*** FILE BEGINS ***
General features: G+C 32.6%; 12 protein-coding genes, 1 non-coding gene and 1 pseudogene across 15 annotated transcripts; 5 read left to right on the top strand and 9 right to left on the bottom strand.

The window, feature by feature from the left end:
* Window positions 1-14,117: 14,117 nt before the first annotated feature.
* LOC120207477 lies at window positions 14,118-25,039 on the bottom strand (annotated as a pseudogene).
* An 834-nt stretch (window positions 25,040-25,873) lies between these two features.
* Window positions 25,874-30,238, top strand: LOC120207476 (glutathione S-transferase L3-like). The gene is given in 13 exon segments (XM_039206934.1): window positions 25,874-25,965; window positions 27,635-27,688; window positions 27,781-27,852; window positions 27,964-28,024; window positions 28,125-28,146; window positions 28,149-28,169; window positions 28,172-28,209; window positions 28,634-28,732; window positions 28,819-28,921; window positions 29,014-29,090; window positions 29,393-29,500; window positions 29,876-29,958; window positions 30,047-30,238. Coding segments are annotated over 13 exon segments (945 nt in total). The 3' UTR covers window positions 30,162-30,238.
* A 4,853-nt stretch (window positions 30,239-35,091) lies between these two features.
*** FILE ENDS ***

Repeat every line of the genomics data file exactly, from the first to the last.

General features: G+C 32.6%; 12 protein-coding genes, 1 non-coding gene and 1 pseudogene across 15 annotated transcripts; 5 read left to right on the top strand and 9 right to left on the bottom strand.

The window, feature by feature from the left end:
* Window positions 1-14,117: 14,117 nt before the first annotated feature.
* LOC120207477 lies at window positions 14,118-25,039 on the bottom strand (annotated as a pseudogene).
* An 834-nt stretch (window positions 25,040-25,873) lies between these two features.
* Window positions 25,874-30,238, top strand: LOC120207476 (glutathione S-transferase L3-like). The gene is given in 13 exon segments (XM_039206934.1): window positions 25,874-25,965; window positions 27,635-27,688; window positions 27,781-27,852; window positions 27,964-28,024; window positions 28,125-28,146; window positions 28,149-28,169; window positions 28,172-28,209; window positions 28,634-28,732; window positions 28,819-28,921; window positions 29,014-29,090; window positions 29,393-29,500; window positions 29,876-29,958; window positions 30,047-30,238. Coding segments are annotated over 13 exon segments (945 nt in total). The 3' UTR covers window positions 30,162-30,238.
* A 4,853-nt stretch (window positions 30,239-35,091) lies between these two features.